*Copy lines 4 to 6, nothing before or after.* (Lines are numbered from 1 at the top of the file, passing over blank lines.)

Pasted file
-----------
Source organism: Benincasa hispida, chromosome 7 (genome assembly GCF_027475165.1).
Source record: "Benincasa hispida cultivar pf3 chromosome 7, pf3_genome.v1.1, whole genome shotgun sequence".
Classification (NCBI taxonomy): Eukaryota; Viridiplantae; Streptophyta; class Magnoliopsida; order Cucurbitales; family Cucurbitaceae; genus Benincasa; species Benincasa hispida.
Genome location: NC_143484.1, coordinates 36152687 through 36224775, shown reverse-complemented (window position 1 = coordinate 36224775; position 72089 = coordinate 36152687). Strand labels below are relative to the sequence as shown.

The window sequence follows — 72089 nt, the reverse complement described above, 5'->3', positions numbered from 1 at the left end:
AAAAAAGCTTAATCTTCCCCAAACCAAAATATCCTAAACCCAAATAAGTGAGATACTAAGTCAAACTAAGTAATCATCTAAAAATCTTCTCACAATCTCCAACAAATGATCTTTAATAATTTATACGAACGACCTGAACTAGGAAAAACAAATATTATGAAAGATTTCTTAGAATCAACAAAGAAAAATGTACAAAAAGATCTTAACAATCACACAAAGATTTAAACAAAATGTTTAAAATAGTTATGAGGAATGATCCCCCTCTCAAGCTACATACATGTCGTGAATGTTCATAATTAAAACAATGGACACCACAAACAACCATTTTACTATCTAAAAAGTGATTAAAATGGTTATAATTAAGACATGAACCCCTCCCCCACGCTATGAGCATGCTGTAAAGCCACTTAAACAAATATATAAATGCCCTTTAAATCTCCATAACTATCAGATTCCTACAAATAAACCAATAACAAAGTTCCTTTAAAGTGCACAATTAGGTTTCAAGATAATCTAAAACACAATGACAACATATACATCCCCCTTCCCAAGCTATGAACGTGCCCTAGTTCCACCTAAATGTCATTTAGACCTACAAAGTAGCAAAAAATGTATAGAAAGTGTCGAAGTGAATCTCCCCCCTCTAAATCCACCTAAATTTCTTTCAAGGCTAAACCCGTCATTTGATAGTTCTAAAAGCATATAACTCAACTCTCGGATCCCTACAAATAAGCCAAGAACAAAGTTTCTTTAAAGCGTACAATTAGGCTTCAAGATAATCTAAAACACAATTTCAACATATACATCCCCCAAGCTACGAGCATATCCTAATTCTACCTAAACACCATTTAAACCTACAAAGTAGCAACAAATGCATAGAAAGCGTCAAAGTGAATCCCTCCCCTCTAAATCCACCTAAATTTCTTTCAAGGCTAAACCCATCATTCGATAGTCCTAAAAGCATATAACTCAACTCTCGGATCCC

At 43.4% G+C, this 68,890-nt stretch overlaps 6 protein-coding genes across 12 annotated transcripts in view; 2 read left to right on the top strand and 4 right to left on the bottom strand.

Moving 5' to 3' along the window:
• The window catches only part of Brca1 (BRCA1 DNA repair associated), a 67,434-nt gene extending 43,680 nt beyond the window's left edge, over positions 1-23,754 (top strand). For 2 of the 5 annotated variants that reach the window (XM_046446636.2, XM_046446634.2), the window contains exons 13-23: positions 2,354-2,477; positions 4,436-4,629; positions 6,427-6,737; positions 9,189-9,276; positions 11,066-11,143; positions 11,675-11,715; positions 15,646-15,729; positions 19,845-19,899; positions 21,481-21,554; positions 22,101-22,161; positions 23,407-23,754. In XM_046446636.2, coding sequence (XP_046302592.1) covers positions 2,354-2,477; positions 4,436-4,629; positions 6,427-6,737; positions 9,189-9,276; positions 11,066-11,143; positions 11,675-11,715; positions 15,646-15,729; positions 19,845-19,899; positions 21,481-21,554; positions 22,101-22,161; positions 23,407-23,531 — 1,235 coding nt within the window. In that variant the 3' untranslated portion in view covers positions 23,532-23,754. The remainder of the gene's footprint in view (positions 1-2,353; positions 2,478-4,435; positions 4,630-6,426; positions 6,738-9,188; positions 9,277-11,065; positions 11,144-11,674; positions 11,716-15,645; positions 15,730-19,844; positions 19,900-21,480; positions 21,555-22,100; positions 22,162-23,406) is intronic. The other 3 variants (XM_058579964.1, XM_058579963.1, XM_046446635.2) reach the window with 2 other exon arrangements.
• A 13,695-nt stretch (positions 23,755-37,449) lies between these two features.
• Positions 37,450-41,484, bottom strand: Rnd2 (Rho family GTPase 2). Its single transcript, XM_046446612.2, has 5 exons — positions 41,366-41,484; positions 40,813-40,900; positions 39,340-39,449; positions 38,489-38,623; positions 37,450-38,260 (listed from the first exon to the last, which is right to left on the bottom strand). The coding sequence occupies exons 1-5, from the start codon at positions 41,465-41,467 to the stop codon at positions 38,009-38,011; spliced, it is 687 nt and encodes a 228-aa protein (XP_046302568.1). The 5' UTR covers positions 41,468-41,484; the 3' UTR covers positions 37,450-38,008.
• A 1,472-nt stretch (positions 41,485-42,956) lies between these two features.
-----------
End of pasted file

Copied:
Genome location: NC_143484.1, coordinates 36152687 through 36224775, shown reverse-complemented (window position 1 = coordinate 36224775; position 72089 = coordinate 36152687). Strand labels below are relative to the sequence as shown.

The window sequence follows — 72089 nt, the reverse complement described above, 5'->3', positions numbered from 1 at the left end:
AAAAAAGCTTAATCTTCCCCAAACCAAAATATCCTAAACCCAAATAAGTGAGATACTAAGTCAAACTAAGTAATCATCTAAAAATCTTCTCACAATCTCCAACAAATGATCTTTAATAATTTATACGAACGACCTGAACTAGGAAAAACAAATATTATGAAAGATTTCTTAGAATCAACAAAGAAAAATGTACAAAAAGATCTTAACAATCACACAAAGATTTAAACAAAATGTTTAAAATAGTTATGAGGAATGATCCCCCTCTCAAGCTACATACATGTCGTGAATGTTCATAATTAAAACAATGGACACCACAAACAACCATTTTACTATCTAAAAAGTGATTAAAATGGTTATAATTAAGACATGAACCCCTCCCCCACGCTATGAGCATGCTGTAAAGCCACTTAAACAAATATATAAATGCCCTTTAAATCTCCATAACTATCAGATTCCTACAAATAAACCAATAACAAAGTTCCTTTAAAGTGCACAATTAGGTTTCAAGATAATCTAAAACACAATGACAACATATACATCCCCCTTCCCAAGCTATGAACGTGCCCTAGTTCCACCTAAATGTCATTTAGACCTACAAAGTAGCAAAAAATGTATAGAAAGTGTCGAAGTGAATCTCCCCCCTCTAAATCCACCTAAATTTCTTTCAAGGCTAAACCCGTCATTTGATAGTTCTAAAAGCATATAACTCAACTCTCGGATCCCTACAAATAAGCCAAGAACAAAGTTTCTTTAAAGCGTACAATTAGGCTTCAAGATAATCTAAAACACAATTTCAACATATACATCCCCCAAGCTACGAGCATATCCTAATTCTACCTAAACACCATTTAAACCTACAAAGTAGCAACAAATGCATAGAAAGCGTCAAAGTGAATCCCTCCCCTCTAAATCCACCTAAATTTCTTTCAAGGCTAAACCCATCATTCGATAGTCCTAAAAGCATATAACTCAACTCTCGGATCCC